Try to solve this very difficult problem and then study our two suggested solutions. How would you use your knowledge to try to solve variants on the original problem?

Special clue numbers related to the difference between numbers in two adjacent cells and values of the stars in the "constellation" make this a doubly interesting problem.

Choose four different digits from 1-9 and put one in each box so that the resulting four two-digit numbers add to a total of 100.

You are given the Lowest Common Multiples of sets of digits. Find the digits and then solve the Sudoku.

Take three whole numbers. The differences between them give you three new numbers. Find the differences between the new numbers and keep repeating this. What happens?

An extra constraint means this Sudoku requires you to think in diagonals as well as horizontal and vertical lines and boxes of nine.

Different combinations of the weights available allow you to make different totals. Which totals can you make?

Find out about Magic Squares in this article written for students. Why are they magic?!

Play the divisibility game to create numbers in which the first two digits make a number divisible by 2, the first three digits make a number divisible by 3...

Many numbers can be expressed as the sum of two or more consecutive integers. For example, 15=7+8 and 10=1+2+3+4. Can you say which numbers can be expressed in this way?

This Sudoku puzzle can be solved with the help of small clue-numbers on the border lines between pairs of neighbouring squares of the grid.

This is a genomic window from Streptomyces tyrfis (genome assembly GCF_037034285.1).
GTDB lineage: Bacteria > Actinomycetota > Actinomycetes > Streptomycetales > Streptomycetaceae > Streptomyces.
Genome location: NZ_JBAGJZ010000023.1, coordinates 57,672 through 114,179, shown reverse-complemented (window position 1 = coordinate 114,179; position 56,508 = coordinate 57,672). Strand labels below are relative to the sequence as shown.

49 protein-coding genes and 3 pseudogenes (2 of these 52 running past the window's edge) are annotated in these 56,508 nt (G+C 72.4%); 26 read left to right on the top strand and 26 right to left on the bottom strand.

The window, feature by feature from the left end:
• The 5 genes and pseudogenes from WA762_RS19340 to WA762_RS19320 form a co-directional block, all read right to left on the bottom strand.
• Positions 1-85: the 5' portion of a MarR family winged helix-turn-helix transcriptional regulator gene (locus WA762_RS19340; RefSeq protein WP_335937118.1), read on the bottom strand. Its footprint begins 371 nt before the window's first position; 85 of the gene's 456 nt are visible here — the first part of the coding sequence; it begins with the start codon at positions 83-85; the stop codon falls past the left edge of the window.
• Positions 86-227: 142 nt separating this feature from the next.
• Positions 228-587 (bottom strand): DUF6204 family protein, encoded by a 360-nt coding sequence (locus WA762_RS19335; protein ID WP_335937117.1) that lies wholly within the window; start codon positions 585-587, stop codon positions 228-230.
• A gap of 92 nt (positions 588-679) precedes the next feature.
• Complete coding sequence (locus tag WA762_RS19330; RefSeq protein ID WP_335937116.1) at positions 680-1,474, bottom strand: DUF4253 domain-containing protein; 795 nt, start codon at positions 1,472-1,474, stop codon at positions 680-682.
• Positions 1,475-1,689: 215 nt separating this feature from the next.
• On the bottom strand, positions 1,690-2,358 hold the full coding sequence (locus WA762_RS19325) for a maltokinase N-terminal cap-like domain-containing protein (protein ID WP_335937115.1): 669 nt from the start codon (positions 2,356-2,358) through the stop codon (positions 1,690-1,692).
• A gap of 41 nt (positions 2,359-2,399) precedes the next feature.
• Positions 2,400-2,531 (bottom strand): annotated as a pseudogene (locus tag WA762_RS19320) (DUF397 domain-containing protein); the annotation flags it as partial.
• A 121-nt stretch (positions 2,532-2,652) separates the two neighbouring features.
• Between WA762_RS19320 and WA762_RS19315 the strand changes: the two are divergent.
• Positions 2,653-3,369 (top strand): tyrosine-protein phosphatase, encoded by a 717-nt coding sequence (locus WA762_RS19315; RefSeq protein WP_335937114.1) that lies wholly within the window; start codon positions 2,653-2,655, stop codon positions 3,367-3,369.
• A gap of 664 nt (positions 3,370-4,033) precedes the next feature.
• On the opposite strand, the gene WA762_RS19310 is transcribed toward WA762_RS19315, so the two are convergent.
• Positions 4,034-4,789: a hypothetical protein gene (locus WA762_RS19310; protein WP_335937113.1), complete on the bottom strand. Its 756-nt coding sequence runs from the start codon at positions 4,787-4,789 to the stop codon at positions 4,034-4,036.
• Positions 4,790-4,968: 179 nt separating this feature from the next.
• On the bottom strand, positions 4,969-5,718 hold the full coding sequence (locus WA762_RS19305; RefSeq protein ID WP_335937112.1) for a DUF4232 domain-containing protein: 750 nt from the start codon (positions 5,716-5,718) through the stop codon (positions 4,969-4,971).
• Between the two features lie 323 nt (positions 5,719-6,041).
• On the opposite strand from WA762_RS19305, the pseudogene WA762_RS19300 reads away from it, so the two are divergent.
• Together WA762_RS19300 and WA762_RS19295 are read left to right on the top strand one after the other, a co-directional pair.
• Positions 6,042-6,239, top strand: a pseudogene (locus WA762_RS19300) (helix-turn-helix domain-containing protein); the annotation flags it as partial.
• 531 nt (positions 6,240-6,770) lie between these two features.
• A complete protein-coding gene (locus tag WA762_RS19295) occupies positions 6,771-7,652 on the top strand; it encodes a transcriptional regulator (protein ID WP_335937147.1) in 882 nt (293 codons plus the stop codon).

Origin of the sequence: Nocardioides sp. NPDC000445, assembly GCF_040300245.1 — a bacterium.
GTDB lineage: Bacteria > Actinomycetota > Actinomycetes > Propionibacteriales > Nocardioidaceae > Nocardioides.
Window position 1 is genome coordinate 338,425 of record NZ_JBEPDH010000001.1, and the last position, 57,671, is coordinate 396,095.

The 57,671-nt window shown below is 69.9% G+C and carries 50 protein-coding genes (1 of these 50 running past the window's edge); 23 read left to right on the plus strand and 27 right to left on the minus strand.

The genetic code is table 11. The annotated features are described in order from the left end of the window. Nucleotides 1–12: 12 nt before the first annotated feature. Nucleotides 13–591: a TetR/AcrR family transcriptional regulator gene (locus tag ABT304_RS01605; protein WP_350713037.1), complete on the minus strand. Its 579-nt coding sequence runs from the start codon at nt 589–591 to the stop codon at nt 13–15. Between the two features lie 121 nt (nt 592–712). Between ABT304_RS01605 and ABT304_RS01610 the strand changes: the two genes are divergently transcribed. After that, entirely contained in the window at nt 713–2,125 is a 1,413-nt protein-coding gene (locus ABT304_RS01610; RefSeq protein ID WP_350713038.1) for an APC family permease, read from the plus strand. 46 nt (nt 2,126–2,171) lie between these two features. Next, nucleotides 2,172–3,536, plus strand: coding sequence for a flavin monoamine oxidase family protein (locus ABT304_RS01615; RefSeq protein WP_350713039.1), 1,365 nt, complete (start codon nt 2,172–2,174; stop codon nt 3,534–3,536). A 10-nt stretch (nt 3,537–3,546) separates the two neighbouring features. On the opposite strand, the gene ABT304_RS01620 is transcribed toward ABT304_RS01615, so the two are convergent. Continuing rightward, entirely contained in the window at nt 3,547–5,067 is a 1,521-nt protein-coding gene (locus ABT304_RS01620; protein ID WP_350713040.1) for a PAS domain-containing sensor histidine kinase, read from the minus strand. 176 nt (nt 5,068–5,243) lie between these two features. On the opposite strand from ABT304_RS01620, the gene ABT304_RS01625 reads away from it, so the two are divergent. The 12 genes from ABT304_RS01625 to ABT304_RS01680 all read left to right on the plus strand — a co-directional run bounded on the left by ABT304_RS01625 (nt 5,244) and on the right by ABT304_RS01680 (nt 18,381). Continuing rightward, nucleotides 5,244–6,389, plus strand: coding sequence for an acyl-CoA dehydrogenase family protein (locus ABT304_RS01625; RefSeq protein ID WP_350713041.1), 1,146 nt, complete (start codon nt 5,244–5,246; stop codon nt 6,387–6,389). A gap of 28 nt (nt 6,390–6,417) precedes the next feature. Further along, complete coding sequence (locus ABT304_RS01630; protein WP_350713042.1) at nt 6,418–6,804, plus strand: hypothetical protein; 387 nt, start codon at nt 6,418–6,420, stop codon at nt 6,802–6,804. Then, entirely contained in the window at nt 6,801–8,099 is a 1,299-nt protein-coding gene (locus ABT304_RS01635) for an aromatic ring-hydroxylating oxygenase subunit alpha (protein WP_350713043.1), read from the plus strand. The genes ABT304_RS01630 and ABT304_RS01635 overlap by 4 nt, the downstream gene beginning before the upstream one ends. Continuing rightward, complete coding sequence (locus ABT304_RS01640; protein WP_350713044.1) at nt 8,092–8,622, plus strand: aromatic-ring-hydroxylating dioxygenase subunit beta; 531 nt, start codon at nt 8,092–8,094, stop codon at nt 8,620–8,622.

You need to find the values of the stars before you can apply normal Sudoku rules.

This Sudoku, based on differences. Using the one clue number can you find the solution?

Do you notice anything about the solutions when you add and/or subtract consecutive negative numbers?

The puzzle can be solved by finding the values of the unknown digits (all indicated by asterisks) in the squares of the $9\times9$ grid.

Find all the ways of placing the numbers 1 to 9 on a W shape, with 3 numbers on each leg, so that each set of 3 numbers has the same total.

Five numbers added together in pairs produce: 0, 2, 4, 4, 6, 8, 9, 11, 13, 15 What are the five numbers?

An irregular tetrahedron is composed of four different triangles. Can such a tetrahedron be constructed where the side lengths are 4, 5, 6, 7, 8 and 9 units of length?

Countries from across the world competed in a sports tournament. Can you devise an efficient strategy to work out the order in which they finished?

How many solutions can you find to this sum? Each of the different letters stands for a different number.

The letters in the following addition sum represent the digits 1 ... 9. If A=3 and D=2, what number is represented by "CAYLEY"?

How have "Warmsnug" arrived at the prices shown on their windows? Which window has been given an incorrect price?

This is a variation of sudoku which contains a set of special clue-numbers. Each set of 4 small digits stands for the numbers in the four cells of the grid adjacent to this set.

Four friends must cross a bridge. How can they all cross it in just 17 minutes?

A man has 5 coins in his pocket. Given the clues, can you work out what the coins are?